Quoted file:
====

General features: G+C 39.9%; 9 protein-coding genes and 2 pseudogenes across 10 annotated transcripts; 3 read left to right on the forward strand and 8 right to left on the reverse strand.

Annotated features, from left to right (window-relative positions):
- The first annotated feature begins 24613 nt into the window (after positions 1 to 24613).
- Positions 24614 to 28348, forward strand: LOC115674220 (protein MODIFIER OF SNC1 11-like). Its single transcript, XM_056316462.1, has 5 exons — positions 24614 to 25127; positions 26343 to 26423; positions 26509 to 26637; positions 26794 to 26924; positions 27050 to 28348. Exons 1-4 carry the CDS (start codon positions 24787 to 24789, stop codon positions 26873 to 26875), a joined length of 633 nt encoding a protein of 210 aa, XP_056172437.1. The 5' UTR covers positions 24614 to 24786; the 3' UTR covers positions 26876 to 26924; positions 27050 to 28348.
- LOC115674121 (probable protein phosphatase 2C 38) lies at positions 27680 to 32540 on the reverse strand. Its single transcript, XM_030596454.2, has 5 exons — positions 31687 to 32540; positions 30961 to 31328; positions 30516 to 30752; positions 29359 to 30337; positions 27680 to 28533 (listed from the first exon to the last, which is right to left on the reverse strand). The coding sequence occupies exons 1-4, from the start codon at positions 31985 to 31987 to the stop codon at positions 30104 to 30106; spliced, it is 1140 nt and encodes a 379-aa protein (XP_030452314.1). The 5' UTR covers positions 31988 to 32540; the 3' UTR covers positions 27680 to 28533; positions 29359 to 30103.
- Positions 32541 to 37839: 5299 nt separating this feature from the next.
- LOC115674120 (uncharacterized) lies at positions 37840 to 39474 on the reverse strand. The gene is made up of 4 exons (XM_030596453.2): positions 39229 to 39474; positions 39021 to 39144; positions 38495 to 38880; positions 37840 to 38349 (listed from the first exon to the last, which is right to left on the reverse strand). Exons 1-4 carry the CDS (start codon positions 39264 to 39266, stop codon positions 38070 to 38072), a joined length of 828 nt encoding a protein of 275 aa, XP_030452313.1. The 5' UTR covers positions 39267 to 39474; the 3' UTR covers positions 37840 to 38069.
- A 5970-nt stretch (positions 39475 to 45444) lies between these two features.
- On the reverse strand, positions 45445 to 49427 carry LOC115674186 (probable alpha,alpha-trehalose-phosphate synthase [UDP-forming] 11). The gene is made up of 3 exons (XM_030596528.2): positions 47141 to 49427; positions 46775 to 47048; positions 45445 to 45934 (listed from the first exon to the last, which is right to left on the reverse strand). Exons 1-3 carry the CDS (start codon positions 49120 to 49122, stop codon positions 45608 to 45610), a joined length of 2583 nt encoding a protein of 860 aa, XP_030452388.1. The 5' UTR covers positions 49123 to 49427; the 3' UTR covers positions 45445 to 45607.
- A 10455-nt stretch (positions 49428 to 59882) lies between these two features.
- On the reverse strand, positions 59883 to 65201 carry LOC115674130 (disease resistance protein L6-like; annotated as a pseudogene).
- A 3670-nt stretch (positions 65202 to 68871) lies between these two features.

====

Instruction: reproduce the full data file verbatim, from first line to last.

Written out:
General features: G+C 39.9%; 9 protein-coding genes and 2 pseudogenes across 10 annotated transcripts; 3 read left to right on the forward strand and 8 right to left on the reverse strand.

Annotated features, from left to right (window-relative positions):
- The first annotated feature begins 24613 nt into the window (after positions 1 to 24613).
- Positions 24614 to 28348, forward strand: LOC115674220 (protein MODIFIER OF SNC1 11-like). Its single transcript, XM_056316462.1, has 5 exons — positions 24614 to 25127; positions 26343 to 26423; positions 26509 to 26637; positions 26794 to 26924; positions 27050 to 28348. Exons 1-4 carry the CDS (start codon positions 24787 to 24789, stop codon positions 26873 to 26875), a joined length of 633 nt encoding a protein of 210 aa, XP_056172437.1. The 5' UTR covers positions 24614 to 24786; the 3' UTR covers positions 26876 to 26924; positions 27050 to 28348.
- LOC115674121 (probable protein phosphatase 2C 38) lies at positions 27680 to 32540 on the reverse strand. Its single transcript, XM_030596454.2, has 5 exons — positions 31687 to 32540; positions 30961 to 31328; positions 30516 to 30752; positions 29359 to 30337; positions 27680 to 28533 (listed from the first exon to the last, which is right to left on the reverse strand). The coding sequence occupies exons 1-4, from the start codon at positions 31985 to 31987 to the stop codon at positions 30104 to 30106; spliced, it is 1140 nt and encodes a 379-aa protein (XP_030452314.1). The 5' UTR covers positions 31988 to 32540; the 3' UTR covers positions 27680 to 28533; positions 29359 to 30103.
- Positions 32541 to 37839: 5299 nt separating this feature from the next.
- LOC115674120 (uncharacterized) lies at positions 37840 to 39474 on the reverse strand. The gene is made up of 4 exons (XM_030596453.2): positions 39229 to 39474; positions 39021 to 39144; positions 38495 to 38880; positions 37840 to 38349 (listed from the first exon to the last, which is right to left on the reverse strand). Exons 1-4 carry the CDS (start codon positions 39264 to 39266, stop codon positions 38070 to 38072), a joined length of 828 nt encoding a protein of 275 aa, XP_030452313.1. The 5' UTR covers positions 39267 to 39474; the 3' UTR covers positions 37840 to 38069.
- A 5970-nt stretch (positions 39475 to 45444) lies between these two features.
- On the reverse strand, positions 45445 to 49427 carry LOC115674186 (probable alpha,alpha-trehalose-phosphate synthase [UDP-forming] 11). The gene is made up of 3 exons (XM_030596528.2): positions 47141 to 49427; positions 46775 to 47048; positions 45445 to 45934 (listed from the first exon to the last, which is right to left on the reverse strand). Exons 1-3 carry the CDS (start codon positions 49120 to 49122, stop codon positions 45608 to 45610), a joined length of 2583 nt encoding a protein of 860 aa, XP_030452388.1. The 5' UTR covers positions 49123 to 49427; the 3' UTR covers positions 45445 to 45607.
- A 10455-nt stretch (positions 49428 to 59882) lies between these two features.
- On the reverse strand, positions 59883 to 65201 carry LOC115674130 (disease resistance protein L6-like; annotated as a pseudogene).
- A 3670-nt stretch (positions 65202 to 68871) lies between these two features.